Malaysia is one of Asia's biggest employers of foreign labour. But recently, cases of deaths, abuse and forced labour have come to light. What is going on? Who is protecting these migrant workers?
MP SPEAKS Civil society groups, including NGOs, trade unions and employers’ associations, should welcome Home Minister Ahmad Zahid Hamidi’s offer to meet up with them to explain the rationale behind plans to import 1.5 million Bangladeshi workers in the next three years
This meeting is extremely crucial, as the entire strategy is wrong for many reasons. And it doesn’t seem to be clearly thought out as well.
The 11th Malaysia Plan stipulates that by 2020, about 1.5 million new jobs will be created, with improvements in labour productivity and reduced dependency on low-skilled foreign workers.
Now, what about Malaysian broker companies vying for the Bangladesh market? Will these companies be the go-between for the Malaysian government to organise the movement of the 1.5 million workers to Malaysia? And on what terms and conditions?
The second question therefore, is, who is lying?
There are at least four million undocumented workers in Malaysia. To top this, the government recruits workers from 13 other countries.
So, Zahid’s next two questions are: what is the basis of bringing in more workers when there is an existing pool in the country? And will you stop recruiting workers from other countries?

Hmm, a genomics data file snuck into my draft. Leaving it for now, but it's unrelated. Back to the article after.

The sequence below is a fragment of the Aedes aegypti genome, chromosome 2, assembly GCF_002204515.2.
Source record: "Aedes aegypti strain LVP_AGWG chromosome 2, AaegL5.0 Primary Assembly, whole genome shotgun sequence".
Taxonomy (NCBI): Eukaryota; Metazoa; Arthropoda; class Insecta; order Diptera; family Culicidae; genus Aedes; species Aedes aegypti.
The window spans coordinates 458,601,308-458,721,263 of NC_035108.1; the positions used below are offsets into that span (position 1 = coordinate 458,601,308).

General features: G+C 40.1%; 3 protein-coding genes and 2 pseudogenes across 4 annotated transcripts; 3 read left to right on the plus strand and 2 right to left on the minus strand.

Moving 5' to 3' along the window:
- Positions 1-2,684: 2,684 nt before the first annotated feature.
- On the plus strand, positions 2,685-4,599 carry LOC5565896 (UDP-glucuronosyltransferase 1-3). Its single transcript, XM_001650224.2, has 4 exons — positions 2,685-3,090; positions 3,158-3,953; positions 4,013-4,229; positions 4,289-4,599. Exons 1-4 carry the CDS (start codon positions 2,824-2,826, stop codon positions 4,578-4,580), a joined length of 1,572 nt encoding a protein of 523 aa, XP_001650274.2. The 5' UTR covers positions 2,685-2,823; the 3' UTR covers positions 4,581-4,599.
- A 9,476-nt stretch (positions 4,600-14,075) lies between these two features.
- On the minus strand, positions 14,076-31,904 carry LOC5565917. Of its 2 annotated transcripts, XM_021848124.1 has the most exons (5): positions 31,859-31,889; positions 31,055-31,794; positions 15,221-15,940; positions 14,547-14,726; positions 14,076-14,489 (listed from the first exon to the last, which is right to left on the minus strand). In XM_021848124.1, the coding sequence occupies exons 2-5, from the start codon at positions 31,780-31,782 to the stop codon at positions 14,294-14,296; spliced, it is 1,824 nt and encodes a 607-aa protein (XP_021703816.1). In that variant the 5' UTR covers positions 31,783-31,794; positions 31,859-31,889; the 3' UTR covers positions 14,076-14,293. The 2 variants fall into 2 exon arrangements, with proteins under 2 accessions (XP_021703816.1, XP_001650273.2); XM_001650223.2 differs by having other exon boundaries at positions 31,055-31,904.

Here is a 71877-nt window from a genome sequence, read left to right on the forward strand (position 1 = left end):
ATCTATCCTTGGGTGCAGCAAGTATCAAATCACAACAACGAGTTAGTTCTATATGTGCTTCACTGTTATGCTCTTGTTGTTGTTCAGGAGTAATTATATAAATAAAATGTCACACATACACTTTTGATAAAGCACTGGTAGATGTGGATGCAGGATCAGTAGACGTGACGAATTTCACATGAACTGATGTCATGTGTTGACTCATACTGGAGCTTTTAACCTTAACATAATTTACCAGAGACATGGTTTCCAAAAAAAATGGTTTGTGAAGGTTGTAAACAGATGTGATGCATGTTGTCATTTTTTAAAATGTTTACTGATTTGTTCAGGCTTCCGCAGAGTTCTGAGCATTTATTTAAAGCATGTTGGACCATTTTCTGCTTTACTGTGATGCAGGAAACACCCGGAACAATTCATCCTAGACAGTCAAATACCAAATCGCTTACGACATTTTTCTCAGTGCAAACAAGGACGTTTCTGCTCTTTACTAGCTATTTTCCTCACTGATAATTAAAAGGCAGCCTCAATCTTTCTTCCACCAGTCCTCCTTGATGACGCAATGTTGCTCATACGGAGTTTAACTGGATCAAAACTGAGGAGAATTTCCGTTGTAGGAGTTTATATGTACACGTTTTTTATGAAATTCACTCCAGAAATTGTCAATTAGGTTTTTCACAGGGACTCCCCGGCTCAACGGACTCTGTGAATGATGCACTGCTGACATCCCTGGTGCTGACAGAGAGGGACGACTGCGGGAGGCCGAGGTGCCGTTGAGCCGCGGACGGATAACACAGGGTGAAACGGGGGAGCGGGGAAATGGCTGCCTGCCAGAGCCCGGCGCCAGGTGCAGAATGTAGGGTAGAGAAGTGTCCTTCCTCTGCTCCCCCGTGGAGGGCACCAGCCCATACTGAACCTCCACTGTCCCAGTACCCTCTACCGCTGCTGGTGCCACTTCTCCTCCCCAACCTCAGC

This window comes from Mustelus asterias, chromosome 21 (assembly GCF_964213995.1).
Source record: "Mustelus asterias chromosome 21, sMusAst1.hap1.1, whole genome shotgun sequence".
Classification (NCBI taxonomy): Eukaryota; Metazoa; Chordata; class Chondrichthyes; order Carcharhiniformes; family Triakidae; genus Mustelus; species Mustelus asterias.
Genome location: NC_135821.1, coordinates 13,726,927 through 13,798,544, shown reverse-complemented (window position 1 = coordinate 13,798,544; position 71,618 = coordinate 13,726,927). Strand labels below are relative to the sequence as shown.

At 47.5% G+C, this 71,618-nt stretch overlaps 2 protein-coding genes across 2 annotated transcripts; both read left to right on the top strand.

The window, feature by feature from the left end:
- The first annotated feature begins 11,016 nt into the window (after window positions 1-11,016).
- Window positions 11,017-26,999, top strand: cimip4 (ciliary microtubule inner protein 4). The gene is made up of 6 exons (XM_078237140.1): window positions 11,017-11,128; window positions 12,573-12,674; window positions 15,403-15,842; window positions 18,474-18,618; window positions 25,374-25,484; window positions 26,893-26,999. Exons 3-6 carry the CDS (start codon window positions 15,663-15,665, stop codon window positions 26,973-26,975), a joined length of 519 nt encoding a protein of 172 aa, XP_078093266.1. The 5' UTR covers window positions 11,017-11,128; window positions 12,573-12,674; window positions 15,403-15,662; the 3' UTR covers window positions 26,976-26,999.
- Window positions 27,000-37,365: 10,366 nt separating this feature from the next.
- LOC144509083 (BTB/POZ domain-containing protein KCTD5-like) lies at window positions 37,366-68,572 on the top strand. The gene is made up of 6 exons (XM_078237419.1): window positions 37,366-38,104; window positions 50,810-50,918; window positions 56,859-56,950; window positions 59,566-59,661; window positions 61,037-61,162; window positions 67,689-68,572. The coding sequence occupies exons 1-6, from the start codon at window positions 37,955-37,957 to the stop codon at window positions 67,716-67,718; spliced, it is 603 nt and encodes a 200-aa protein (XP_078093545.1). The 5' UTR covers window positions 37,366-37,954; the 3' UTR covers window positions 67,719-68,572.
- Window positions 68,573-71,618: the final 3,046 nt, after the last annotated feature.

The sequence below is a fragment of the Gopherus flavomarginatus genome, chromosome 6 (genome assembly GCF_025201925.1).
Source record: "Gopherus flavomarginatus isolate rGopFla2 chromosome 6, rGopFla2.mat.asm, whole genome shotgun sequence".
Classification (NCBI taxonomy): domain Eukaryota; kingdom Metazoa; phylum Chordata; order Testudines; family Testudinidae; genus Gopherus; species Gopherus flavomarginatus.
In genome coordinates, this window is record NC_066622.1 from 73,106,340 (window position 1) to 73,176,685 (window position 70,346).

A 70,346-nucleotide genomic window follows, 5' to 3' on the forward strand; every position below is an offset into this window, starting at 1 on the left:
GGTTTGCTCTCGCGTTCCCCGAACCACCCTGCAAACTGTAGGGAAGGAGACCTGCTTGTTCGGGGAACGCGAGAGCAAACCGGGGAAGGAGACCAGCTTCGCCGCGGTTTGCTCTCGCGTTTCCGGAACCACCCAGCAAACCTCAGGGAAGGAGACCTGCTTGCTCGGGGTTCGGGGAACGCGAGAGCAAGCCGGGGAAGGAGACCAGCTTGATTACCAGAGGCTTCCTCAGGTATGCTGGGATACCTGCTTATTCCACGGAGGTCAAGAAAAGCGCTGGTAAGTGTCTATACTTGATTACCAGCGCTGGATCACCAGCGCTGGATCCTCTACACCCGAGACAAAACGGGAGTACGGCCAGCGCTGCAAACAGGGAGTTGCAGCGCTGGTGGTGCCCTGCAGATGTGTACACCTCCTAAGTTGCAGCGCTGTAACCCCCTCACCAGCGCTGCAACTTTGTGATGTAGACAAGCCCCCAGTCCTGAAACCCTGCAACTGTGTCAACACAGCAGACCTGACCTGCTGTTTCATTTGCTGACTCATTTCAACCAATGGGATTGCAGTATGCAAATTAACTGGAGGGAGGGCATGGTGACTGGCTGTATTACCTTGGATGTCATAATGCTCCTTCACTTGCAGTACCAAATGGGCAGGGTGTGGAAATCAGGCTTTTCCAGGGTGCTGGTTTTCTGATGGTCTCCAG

Over many years we have seen Malaysia rolling out its welcome mat to foreign workers. And we have also witnessed the abusive treatment they receive at the hands of immigration officers and labour brokers, including Rela, once the welcome mat is rolled back.
The fifth question for Zahid, who is now also deputy prime minister, would therefore be, what are the extradition or amnesty efforts, when previous efforts have failed?
Ministries, government agencies not on same page
What is obvious is that the various ministries and governmental agencies are not on the same page. It is equally obvious that Malaysia’s need to reduce the dependence on migrant workers has not been thought out clearly.
Most importantly, the government has not taken into account criticisms, such as the argument that bringing in a large number of migrant workers has a tendency to dampen wages of Malaysians.
And, one can’t help but ask if the agreement to bring in the 1.5 million Bangladeshi workers to Malaysia is more about making money for labour brokers than addressing local market demands.
So here is the final question for Zahid: has the ministry conducted a labour market needs assessment study to justify the number of workers required in the coming years – a study that entails skill needs, requirements and gaps, including a projection of employment by industry and sector for the coming years?
If Zahid dithers, or is unable to answer all these questions, the stakeholders at the meeting should ask him to go back and do his homework first.
CHARLES SANTIAGO is the Member of Parliament for Klang.
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